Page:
My Mom was distraught. Her hearing aid was missing. Yup. The newly upgraded edition that had involved several trips to the hearing clinic. Mom had removed it earlier and placed it in her pocket. Werther’s candy wrappers happened to be in her pocket also. When the wrappers were tossed into the garbage, Mom thought the hearing aid went along for the ride. Yet, she hadn’t found her device after two thorough searches through the garbage. Nor had I when I searched through the trash.
I decided to comb the front and back yard on the off-chance the hearing aid might have fallen from her pocket earlier. Her neighbour lent me a wand like the kind used at airports. It alarmed! Could I have found the hearing aid? Nope. The metal snaps on my cargo shorts apparently set it off.
I spotted something among the pebbles. Looking closer, I realized it was a snail.
I thought I saw it on the patio. Nope, it was a small stone.
Wait! Was that it in the mulch?
Nope, again! It was a different snail.
I was determined to find the hearing aid for Mom. I’ve had forty years of finding lost contact lenses under my belt.
Contact lenses are a lot smaller than hearing aids. I reassured Mom I would find it.
I looked everywhere. My Mom’s place is immaculate and tidy. Still, I couldn’t find it anywhere. I told Mom I was heading to the garage to look through the big garbage can one last time. This would be the fourth time between the two of us.
I saw something stand out on the garage floor mat.
No! It was just a leaf. I was getting discouraged.
And, then there it was!
Wrapped in a tissue… I hit the goldmine!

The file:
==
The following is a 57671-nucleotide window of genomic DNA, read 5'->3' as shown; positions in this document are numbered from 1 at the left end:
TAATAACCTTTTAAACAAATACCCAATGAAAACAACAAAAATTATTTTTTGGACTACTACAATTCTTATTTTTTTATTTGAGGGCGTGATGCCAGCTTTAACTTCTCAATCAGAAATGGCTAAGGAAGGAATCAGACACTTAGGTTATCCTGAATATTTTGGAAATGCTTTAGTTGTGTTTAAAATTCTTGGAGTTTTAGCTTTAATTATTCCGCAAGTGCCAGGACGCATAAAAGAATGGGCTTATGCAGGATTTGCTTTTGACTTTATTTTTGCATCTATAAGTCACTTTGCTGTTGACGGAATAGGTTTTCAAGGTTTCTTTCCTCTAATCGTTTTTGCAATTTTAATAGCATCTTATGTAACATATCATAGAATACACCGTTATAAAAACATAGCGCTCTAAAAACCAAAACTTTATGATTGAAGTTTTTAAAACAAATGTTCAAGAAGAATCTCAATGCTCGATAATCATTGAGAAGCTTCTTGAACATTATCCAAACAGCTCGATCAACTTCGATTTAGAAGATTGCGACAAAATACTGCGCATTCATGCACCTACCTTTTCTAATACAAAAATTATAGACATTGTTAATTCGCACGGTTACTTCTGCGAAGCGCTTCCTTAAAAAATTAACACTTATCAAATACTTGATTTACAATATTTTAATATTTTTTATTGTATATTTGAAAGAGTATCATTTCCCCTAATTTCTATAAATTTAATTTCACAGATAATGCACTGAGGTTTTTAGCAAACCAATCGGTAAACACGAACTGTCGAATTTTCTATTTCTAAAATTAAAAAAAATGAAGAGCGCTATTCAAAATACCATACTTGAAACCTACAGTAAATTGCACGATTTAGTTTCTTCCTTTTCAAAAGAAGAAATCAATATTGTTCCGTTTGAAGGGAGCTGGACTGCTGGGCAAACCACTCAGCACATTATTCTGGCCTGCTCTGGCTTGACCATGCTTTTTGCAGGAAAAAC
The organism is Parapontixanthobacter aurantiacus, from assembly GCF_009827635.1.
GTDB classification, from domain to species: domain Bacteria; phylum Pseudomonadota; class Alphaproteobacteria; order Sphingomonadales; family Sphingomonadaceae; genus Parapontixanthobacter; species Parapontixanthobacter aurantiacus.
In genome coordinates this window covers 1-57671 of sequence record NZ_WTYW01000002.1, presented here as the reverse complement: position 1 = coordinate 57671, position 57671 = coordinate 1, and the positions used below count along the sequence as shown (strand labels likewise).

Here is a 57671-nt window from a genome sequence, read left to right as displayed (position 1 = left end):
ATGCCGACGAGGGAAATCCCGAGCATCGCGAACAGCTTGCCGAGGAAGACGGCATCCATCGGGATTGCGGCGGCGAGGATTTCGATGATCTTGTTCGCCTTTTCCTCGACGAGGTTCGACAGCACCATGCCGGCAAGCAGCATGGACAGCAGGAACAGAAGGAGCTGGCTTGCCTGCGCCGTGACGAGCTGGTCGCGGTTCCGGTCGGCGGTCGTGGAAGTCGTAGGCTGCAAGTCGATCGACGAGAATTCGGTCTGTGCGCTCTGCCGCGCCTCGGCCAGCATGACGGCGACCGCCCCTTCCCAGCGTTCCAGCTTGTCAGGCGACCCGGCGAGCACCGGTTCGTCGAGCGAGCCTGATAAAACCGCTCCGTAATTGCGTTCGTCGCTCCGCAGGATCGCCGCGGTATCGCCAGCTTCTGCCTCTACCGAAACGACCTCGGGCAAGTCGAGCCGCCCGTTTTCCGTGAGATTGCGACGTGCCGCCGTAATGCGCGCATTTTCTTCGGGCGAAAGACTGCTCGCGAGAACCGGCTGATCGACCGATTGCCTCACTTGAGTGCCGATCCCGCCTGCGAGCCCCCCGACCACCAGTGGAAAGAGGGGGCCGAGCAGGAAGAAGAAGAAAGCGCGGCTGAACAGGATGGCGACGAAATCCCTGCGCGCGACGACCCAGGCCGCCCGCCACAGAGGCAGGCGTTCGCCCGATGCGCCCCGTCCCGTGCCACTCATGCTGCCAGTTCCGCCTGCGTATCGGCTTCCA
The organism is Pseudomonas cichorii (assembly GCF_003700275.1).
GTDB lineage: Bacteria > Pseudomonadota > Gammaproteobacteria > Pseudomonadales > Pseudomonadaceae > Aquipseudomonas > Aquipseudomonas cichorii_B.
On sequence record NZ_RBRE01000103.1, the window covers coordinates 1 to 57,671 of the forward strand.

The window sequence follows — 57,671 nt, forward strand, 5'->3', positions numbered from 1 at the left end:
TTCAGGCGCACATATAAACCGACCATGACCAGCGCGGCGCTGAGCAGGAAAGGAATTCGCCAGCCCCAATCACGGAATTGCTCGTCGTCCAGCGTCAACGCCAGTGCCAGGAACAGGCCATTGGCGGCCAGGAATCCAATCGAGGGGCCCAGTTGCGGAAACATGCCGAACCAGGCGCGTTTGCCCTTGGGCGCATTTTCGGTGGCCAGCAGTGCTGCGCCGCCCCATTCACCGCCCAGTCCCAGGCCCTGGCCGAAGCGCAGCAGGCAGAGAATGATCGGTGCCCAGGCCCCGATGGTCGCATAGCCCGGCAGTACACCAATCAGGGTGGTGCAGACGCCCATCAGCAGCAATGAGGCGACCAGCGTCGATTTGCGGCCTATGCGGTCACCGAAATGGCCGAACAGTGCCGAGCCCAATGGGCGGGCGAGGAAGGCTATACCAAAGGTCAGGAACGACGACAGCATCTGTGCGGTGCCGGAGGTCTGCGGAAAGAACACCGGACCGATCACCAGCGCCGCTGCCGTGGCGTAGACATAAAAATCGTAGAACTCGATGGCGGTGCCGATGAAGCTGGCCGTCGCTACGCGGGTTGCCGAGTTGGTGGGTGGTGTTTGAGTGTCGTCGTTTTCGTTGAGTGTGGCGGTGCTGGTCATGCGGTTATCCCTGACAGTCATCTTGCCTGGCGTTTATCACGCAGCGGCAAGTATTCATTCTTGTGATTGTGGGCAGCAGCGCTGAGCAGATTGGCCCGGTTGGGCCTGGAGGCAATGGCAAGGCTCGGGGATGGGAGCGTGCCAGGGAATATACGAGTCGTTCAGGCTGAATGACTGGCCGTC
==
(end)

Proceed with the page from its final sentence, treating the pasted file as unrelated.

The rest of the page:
Walking back in the house, Mom said,” You didn’t find it, did you?” She looked dejected.
“I’m the winner! I found it!”
I showed it to her proudly.
“Oh, bless you, thank you!”
“Don’t thank me, Mom. I prayed to St. Anthony. He deserves all the credit.”
I used to think St. Christopher who was the patron saint for lost objects. Then, one day I realized I was wrong when I read on-line about a quick prayer for St. Anthony:
“Tony, Tony, turn around!”
There is a longer version of which I have no recollection. An intermediate version is:
“Good Saint Anthony look around, something’s lost and must be found. Please help me find [insert thing being sought].”
I stuck to the shortest prayer. It reminded me of how the three shepherd children in Portugal used to say their prayers before they were visited by the Virgin Mary. They would just say the two words “Hail Mary” instead of reciting the entire prayer. That endeared them to me. I could relate. Apparently, my short prayer was heard by St. Anthony.
Mom was happy now. I was happy. I’m pretty sure St. Anthony was happy, too. I told Mom her next upgrade would be a neon pink hearing aid just like what all the cool hard-of-hearing kids sported these days. It’ll be easier to find!